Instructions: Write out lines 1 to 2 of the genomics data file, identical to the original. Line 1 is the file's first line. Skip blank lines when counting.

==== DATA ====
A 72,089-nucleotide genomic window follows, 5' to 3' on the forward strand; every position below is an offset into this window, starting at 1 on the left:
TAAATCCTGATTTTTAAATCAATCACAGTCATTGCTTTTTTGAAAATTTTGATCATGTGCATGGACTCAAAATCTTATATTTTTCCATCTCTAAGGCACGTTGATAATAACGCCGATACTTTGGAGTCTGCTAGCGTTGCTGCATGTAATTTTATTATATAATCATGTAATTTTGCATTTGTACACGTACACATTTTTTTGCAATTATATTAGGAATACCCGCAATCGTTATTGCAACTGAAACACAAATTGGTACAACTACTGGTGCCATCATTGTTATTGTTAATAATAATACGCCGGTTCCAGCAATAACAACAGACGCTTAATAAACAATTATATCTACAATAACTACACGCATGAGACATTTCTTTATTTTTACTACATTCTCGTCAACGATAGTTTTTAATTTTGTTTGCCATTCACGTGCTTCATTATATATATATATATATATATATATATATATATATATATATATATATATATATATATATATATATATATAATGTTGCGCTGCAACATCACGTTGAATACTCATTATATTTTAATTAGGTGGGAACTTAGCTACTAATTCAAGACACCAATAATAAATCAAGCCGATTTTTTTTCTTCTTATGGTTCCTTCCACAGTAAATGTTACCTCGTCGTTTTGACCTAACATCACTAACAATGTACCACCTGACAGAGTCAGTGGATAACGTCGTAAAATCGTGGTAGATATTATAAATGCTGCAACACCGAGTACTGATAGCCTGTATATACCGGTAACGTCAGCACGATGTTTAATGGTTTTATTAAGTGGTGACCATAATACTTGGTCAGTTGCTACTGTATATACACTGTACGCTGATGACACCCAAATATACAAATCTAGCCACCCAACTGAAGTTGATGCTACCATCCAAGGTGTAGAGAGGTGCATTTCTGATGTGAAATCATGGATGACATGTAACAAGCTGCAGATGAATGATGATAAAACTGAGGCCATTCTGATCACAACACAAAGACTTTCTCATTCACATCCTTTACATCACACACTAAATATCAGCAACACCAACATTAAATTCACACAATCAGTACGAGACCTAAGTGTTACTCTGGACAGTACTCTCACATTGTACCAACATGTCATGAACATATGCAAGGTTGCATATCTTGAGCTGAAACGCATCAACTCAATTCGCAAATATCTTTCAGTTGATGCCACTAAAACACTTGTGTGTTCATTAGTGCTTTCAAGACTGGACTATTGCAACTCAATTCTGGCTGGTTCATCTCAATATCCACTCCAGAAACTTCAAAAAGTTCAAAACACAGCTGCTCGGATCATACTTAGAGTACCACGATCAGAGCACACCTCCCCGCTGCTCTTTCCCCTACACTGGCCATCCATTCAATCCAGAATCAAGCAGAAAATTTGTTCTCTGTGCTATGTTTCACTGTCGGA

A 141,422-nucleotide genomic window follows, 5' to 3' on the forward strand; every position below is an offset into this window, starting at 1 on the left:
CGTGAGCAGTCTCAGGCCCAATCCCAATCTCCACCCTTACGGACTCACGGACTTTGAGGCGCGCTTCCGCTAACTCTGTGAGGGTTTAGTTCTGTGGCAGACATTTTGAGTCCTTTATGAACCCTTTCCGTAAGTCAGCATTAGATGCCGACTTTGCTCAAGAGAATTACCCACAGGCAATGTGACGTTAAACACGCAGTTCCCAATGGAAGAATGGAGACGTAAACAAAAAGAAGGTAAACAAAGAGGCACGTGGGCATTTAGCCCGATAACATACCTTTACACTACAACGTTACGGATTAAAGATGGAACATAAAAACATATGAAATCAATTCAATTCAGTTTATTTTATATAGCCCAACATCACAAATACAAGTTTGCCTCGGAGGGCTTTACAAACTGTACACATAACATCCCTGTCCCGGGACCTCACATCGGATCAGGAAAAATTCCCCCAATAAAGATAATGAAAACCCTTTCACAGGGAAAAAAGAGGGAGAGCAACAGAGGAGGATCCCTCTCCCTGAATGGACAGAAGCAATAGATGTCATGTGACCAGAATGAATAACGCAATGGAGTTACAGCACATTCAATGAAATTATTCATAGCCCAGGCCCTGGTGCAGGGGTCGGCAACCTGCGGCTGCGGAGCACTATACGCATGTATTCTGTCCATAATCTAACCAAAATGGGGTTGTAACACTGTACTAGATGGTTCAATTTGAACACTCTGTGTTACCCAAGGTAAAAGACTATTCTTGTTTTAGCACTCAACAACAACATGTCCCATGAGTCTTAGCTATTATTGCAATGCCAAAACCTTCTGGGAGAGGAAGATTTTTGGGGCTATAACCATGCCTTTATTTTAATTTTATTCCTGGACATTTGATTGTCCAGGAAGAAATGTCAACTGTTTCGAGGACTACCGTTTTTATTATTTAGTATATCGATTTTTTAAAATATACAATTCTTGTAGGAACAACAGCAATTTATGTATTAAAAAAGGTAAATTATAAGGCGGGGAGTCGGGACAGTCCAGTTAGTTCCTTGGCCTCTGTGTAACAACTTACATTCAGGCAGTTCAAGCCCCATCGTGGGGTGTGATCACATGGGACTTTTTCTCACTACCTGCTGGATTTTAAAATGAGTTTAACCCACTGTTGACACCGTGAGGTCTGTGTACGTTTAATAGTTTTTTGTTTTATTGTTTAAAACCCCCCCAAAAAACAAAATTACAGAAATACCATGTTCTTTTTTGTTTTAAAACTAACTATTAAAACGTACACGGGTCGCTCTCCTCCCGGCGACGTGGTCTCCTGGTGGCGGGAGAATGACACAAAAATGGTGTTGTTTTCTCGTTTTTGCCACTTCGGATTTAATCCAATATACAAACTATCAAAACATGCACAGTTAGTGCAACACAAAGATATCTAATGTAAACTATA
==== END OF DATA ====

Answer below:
A 72,089-nucleotide genomic window follows, 5' to 3' on the forward strand; every position below is an offset into this window, starting at 1 on the left:
TAAATCCTGATTTTTAAATCAATCACAGTCATTGCTTTTTTGAAAATTTTGATCATGTGCATGGACTCAAAATCTTATATTTTTCCATCTCTAAGGCACGTTGATAATAACGCCGATACTTTGGAGTCTGCTAGCGTTGCTGCATGTAATTTTATTATATAATCATGTAATTTTGCATTTGTACACGTACACATTTTTTTGCAATTATATTAGGAATACCCGCAATCGTTATTGCAACTGAAACACAAATTGGTACAACTACTGGTGCCATCATTGTTATTGTTAATAATAATACGCCGGTTCCAGCAATAACAACAGACGCTTAATAAACAATTATATCTACAATAACTACACGCATGAGACATTTCTTTATTTTTACTACATTCTCGTCAACGATAGTTTTTAATTTTGTTTGCCATTCACGTGCTTCATTATATATATATATATATATATATATATATATATATATATATATATATATATATATATATATATATATATAATGTTGCGCTGCAACATCACGTTGAATACTCATTATATTTTAATTAGGTGGGAACTTAGCTACTAATTCAAGACACCAATAATAAATCAAGCCGATTTTTTTTCTTCTTATGGTTCCTTCCACAGTAAATGTTACCTCGTCGTTTTGACCTAACATCACTAACAATGTACCACCTGACAGAGTCAGTGGATAACGTCGTAAAATCGTGGTAGATATTATAAATGCTGCAACACCGAGTACTGATAGCCTGTATATACCGGTAACGTCAGCACGATGTTTAATGGTTTTATTAAGTGGTGACCATAATACTTGGTCAGTTGCTACTGTATATACACTGTACGCTGATGACACCCAAATATACAAATCTAGCCACCCAACTGAAGTTGATGCTACCATCCAAGGTGTAGAGAGGTGCATTTCTGATGTGAAATCATGGATGACATGTAACAAGCTGCAGATGAATGATGATAAAACTGAGGCCATTCTGATCACAACACAAAGACTTTCTCATTCACATCCTTTACATCACACACTAAATATCAGCAACACCAACATTAAATTCACACAATCAGTACGAGACCTAAGTGTTACTCTGGACAGTACTCTCACATTGTACCAACATGTCATGAACATATGCAAGGTTGCATATCTTGAGCTGAAACGCATCAACTCAATTCGCAAATATCTTTCAGTTGATGCCACTAAAACACTTGTGTGTTCATTAGTGCTTTCAAGACTGGACTATTGCAACTCAATTCTGGCTGGTTCATCTCAATATCCACTCCAGAAACTTCAAAAAGTTCAAAACACAGCTGCTCGGATCATACTTAGAGTACCACGATCAGAGCACACCTCCCCGCTGCTCTTTCCCCTACACTGGCCATCCATTCAATCCAGAATCAAGCAGAAAATTTGTTCTCTGTGCTATGTTTCACTGTCGGA